Local markets are filled with handmade soaps and delicious pies. Among the many types, farmers’ and holiday markets tend to be the most popular. They’re quite different in nature — farmers’ markets are around every weekend during the sunny weather, while holiday markets come once a year when it snows. But there are a lot of similarities as well.

This article discusses how you can go about selling at a farmers’ or holiday market. It highlights challenges such as obtaining permits, finding a market that fits your product, marketing, and purchasing the right insurance.

Consider provincial and municipal permits

Every business requires legal work and permits. Selling fruits and vegetables at the local market may seem simple enough, but provinces and cities widely regulate farmers’ and holiday markets, primarily if your stall sells food.

Although it might seem like red tape, these regulations prevent food poisoning and other injuries. Or they may promote provincial goals. Every city and province has different rules. In Vancouver, Farmers’ markets require vendors only to sell products “grown, raised, or harvested in B.C.” It’s further recommended that vendors take the MarketSafe food safety training program. In Alberta, any vendors selling food at a public market must have a Food Handling Permit.

You should also consider the regulations of individual events. Often, holiday markets only allow the sale of certain products that fit into their market themes, such as gingerbread houses or waffles.

Find an event with a good fit for your product 

You can’t just walk into any market and expect to make a profit. Some products may work at a holiday market but not at a farmers’ or Asian night market. If you’re in the middle of summer, hot chocolate might not be the best product for a farmers’ market stall. But it would be terrific for an event in the middle of winter!

You should further find out which other vendors are attending. Pies would be great for a farmers’ market, but if there are already four pie vendors at a particular event, you may want to pass on it this time.

Let customers know where you are 

Not only do you need a good location, but you should market yourself as well. If this isn’t your first market, you likely have fans waiting for their next chance to try your products. That’s why it’s essential to connect with customers through social media or emails at every opportunity.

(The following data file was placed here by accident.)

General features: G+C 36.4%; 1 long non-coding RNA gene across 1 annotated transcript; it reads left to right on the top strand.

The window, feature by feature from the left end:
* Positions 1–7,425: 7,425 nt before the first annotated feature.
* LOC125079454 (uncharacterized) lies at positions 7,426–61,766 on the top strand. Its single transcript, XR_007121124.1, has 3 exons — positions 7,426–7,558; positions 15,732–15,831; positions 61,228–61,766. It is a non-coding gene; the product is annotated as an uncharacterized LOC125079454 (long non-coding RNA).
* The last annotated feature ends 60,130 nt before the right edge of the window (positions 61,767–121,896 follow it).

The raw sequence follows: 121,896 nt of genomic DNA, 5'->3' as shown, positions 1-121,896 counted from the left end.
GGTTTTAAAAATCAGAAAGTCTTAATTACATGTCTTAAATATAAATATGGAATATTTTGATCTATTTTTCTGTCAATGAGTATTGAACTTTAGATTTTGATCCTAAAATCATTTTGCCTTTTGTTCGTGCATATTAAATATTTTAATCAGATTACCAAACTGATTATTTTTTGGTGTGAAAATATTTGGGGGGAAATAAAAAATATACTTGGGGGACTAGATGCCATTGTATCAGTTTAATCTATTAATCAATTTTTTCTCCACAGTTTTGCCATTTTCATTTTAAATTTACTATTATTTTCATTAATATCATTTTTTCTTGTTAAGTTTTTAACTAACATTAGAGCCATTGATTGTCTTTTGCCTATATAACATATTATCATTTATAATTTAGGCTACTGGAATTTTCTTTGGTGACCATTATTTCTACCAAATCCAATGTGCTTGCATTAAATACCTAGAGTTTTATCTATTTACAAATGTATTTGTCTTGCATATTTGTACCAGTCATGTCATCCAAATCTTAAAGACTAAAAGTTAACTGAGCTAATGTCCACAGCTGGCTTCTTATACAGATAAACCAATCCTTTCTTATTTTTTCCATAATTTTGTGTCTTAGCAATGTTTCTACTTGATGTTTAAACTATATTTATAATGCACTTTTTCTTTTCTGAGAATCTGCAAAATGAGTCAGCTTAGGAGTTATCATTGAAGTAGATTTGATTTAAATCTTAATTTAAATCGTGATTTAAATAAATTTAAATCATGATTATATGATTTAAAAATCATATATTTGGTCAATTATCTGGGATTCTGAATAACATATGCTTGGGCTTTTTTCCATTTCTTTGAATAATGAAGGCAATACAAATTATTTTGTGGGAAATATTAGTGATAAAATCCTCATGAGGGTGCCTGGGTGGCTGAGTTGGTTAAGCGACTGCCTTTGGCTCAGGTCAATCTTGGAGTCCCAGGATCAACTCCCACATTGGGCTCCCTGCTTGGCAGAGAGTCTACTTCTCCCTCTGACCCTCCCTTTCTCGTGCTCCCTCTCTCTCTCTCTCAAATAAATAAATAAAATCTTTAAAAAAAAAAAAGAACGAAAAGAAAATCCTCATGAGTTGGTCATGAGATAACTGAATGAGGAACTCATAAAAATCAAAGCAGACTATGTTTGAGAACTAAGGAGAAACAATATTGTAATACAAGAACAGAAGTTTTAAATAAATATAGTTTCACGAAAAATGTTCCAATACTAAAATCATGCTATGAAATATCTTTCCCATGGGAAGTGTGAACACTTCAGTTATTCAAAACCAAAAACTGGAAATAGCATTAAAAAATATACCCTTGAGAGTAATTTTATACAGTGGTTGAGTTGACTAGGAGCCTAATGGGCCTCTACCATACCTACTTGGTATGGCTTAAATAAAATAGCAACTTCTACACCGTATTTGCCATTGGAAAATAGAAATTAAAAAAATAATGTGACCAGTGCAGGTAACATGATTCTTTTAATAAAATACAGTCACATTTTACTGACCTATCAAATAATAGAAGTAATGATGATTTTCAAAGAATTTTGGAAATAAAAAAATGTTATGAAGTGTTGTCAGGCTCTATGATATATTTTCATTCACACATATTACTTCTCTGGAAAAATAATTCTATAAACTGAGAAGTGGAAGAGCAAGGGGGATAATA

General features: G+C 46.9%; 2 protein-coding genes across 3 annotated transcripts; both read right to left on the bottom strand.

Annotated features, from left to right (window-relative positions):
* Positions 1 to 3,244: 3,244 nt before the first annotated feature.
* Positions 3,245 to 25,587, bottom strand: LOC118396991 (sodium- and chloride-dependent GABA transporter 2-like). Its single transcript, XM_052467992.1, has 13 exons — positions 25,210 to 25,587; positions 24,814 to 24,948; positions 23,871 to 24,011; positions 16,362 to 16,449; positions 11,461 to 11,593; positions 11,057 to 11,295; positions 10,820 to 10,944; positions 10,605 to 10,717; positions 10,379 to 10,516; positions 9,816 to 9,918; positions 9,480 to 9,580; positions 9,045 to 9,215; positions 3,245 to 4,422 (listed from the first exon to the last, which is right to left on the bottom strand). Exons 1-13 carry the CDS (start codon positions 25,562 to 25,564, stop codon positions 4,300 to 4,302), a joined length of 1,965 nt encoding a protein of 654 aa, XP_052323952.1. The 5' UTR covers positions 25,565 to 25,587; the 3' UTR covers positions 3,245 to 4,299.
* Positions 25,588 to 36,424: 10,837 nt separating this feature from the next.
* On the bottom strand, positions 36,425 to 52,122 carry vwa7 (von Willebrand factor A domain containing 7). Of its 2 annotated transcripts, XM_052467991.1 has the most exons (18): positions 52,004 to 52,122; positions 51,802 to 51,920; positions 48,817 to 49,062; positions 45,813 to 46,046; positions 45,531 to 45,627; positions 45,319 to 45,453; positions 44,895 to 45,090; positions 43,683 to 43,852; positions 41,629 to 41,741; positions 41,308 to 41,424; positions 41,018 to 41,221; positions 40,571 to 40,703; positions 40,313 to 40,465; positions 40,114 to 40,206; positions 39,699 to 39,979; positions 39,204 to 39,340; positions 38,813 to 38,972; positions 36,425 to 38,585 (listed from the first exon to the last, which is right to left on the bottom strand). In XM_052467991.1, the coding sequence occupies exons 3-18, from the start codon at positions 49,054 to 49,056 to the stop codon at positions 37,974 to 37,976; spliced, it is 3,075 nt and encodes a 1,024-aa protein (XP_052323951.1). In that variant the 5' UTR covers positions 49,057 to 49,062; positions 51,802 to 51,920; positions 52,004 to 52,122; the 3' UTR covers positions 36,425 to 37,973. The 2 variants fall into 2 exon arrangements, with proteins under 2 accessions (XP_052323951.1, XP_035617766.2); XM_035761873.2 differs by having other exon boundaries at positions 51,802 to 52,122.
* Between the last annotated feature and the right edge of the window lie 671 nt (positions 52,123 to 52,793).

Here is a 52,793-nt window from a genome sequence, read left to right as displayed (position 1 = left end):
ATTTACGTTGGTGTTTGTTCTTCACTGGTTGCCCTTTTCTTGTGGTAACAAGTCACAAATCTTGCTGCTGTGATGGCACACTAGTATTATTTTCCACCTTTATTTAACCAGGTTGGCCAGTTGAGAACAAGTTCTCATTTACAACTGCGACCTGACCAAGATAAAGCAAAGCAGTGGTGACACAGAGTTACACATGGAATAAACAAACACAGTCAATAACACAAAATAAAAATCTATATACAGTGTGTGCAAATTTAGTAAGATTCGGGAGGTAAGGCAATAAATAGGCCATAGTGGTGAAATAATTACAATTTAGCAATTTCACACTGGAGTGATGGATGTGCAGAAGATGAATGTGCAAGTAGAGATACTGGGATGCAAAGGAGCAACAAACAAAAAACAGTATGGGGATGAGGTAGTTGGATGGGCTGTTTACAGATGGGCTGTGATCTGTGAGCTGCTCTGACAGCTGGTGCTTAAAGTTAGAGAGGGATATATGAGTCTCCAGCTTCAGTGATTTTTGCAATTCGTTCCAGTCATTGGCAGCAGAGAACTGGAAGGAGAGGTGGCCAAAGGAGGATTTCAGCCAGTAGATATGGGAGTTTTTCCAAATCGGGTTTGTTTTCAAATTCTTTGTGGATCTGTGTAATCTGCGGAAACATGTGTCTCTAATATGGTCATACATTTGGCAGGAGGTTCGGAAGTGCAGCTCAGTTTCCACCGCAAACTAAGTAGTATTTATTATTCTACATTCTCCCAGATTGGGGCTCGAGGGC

You can initiate this in many ways. It may be simply asking customers to leave their email for your emailing list or having them follow you on social media. You could even incentivize them to do this with a small discount or a treat.

Purchase the right business insurance

Whether you’re at a farmers’ market, night market, or holiday market, there remain risks to selling products at a stall. Someone on your team may misstep and cause you to sell food that leads to food poisoning. Or, a customer might slip and injure themselves while viewing your products. In each of these situations, you may be financially liable for someone’s injuries. The right insurance policy can ensure you won’t have to pay legal fees or damage awards out of pocket if a claim arises.

Additionally, some events may require you to have insurance ready. The fact that you’re insured protects the market organizers because plaintiffs won’t automatically turn to the organizers when there’s a reason to commence a lawsuit. Plaintiffs can look to you, or specifically, your insurance company, for compensation instead.

Ultimately, having insurance for your vending stall brings peace of mind. You can focus on meeting new customers and selling your unique products without worrying that legal proceedings could ruin your business.

Local markets are a great way to reveal your products to more people. But it’s essential to take steps to ensure the success of your stall. Not only does this mean understanding provincial and the market’s regulations, but also marketing your business and purchasing the proper insurance.